• Record your workouts in a journal — including the number of reps and weights used
  • Use a fitness tracker
  • Take progress photos
  • Take a fitness challenge every 4-12 weeks

Tracking your fitness can help you identify whether you are experiencing a plateau and what you can change to overcome it — and using more than one method can help you see where you are still making progress! 

For example, your weight can fluctuate dramatically over a day or a week due to various factors such as water and food intake and even where you’re at in your menstrual cycle. Weight loss is therefore not a reliable indicator of fitness improvement. Instead, you should consider whether you are able to lift heavier or do more reps of an exercise than you could before.

Strength Training

Incorporate strength training

A 2012 article on the “Effects of Strength Training on Health” published in the Current Sports Medicine Reports found that resistance training, or strength training, has a number of benefits on both mental and physical health.

It improves your strength, endurance and size of skeletal muscles while protecting your joints from injury during other activities. Building muscle can also help boost your metabolic rate. 

Other benefits of resistance training include improving cardiovascular health, particularly when included in a well-rounded fitness program alongside cardio workouts, such as with high-intensity resistance training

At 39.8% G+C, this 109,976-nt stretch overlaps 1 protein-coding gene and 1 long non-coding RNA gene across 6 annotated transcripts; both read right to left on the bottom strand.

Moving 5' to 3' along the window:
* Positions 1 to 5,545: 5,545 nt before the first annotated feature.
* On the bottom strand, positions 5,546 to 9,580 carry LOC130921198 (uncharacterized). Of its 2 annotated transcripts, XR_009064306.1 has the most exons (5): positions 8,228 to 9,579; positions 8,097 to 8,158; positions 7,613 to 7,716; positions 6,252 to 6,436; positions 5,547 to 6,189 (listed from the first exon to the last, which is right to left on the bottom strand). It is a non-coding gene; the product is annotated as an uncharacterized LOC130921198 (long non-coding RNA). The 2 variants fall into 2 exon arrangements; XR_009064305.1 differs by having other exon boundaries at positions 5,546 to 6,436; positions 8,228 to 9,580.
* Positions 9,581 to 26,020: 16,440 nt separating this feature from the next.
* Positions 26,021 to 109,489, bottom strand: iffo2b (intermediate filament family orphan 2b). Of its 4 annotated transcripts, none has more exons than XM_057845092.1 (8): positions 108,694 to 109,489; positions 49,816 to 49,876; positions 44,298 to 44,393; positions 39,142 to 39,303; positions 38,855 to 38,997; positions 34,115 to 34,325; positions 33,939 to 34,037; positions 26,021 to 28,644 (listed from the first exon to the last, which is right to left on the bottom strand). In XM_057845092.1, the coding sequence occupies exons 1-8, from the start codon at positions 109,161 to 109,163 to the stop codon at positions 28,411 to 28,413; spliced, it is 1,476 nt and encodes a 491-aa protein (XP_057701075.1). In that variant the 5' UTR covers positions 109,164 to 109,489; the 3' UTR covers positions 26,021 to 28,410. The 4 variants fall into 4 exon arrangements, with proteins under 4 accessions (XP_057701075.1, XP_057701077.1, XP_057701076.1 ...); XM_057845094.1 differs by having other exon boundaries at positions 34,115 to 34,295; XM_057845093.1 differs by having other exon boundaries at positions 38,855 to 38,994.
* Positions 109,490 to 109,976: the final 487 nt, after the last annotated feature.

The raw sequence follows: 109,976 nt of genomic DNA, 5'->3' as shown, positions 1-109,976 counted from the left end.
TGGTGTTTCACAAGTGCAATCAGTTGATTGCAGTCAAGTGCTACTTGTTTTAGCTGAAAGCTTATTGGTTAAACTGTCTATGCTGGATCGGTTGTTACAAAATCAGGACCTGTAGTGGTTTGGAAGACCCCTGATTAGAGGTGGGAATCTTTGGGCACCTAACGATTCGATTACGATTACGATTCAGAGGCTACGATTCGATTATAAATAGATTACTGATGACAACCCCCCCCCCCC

Strength training can also help you to achieve other goals such as running faster and feeling more confident.

Focus on nutrition

Nutrition plays an important role in your fitness progress, and to keep improving, you need a nutrition plan that supports your training. This means getting enough protein, carbohydrates, healthy fats and the micronutrients you need to build muscle and recover quickly. 

Establishing healthy eating habits will help you to get the maximum benefit from your workouts.

Drink more water

Good hydration plays a critical role in muscle performance and recovery. According to an article published by The Association of UK Dietitians, water in the body also plays an essential role in your heart health and your digestive system. Mild dehydration can even cause headaches and poor concentration. 

If you don’t drink enough water, there are other ways you can stay hydrated including drinking herbal tea, grabbing a green smoothie and including water-dense fruits and vegetables like cucumber, tomatoes and melon into your diet.